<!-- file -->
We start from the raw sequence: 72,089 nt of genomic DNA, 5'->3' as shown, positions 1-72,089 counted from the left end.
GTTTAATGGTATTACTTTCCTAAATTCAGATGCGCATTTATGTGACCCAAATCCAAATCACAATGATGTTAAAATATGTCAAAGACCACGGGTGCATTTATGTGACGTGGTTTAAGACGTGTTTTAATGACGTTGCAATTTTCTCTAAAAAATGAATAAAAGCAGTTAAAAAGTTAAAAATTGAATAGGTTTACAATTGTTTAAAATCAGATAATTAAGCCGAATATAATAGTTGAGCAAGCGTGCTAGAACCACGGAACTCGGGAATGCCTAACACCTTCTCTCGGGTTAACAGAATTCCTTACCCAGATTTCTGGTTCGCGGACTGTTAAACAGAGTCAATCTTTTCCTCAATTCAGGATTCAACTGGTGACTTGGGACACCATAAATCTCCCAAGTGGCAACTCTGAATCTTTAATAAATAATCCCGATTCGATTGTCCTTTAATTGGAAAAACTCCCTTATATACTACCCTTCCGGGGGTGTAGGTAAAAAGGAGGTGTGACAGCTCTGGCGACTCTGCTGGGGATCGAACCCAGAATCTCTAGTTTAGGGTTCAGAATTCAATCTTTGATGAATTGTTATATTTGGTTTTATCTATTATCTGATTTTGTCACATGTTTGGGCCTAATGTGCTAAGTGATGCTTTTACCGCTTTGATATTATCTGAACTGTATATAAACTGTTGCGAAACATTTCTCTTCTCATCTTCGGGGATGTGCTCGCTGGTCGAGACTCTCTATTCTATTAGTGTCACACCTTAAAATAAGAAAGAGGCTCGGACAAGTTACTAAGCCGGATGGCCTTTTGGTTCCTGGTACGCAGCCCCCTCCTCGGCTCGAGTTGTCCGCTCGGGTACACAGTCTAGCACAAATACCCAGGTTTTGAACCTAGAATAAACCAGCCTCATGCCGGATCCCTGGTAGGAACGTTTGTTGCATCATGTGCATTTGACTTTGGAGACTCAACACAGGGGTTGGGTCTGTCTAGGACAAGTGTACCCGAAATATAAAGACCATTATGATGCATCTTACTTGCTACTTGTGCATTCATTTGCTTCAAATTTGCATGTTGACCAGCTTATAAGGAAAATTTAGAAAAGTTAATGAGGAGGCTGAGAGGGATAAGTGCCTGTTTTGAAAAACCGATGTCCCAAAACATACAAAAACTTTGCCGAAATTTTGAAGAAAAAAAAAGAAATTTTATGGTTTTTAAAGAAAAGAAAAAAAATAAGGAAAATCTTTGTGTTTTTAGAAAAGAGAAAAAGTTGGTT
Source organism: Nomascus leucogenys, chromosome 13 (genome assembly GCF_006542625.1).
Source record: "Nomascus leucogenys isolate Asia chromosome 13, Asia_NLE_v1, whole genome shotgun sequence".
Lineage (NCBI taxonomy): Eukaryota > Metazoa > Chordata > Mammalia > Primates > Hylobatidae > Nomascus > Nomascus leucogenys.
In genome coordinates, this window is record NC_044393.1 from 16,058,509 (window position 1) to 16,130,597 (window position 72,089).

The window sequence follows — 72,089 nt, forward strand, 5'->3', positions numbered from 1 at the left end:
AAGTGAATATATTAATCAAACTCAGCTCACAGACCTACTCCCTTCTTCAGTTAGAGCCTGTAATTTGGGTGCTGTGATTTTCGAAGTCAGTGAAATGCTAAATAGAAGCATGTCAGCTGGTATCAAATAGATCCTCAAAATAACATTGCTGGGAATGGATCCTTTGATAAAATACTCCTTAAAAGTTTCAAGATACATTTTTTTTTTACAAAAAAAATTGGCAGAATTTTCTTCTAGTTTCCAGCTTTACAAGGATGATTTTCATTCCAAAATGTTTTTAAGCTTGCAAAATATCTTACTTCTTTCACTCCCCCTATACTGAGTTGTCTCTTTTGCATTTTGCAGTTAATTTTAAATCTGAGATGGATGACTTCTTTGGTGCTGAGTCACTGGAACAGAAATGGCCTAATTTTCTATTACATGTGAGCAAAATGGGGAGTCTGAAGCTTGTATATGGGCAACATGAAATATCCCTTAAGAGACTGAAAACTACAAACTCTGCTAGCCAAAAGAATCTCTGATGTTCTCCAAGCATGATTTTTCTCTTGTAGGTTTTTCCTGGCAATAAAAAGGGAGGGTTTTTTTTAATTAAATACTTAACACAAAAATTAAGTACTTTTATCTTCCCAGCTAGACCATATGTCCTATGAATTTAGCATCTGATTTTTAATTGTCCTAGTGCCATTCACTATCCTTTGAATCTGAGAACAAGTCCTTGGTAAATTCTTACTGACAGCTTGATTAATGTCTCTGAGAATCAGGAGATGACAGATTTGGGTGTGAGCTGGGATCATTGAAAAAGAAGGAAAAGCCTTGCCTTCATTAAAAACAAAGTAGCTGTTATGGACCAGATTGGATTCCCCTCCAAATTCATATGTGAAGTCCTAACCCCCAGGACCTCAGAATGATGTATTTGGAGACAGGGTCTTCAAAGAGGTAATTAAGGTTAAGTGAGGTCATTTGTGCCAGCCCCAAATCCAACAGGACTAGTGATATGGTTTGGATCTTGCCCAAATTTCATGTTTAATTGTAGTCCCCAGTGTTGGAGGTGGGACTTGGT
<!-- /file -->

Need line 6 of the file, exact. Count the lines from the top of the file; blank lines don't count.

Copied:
In genome coordinates, this window is record NC_044393.1 from 16,058,509 (window position 1) to 16,130,597 (window position 72,089).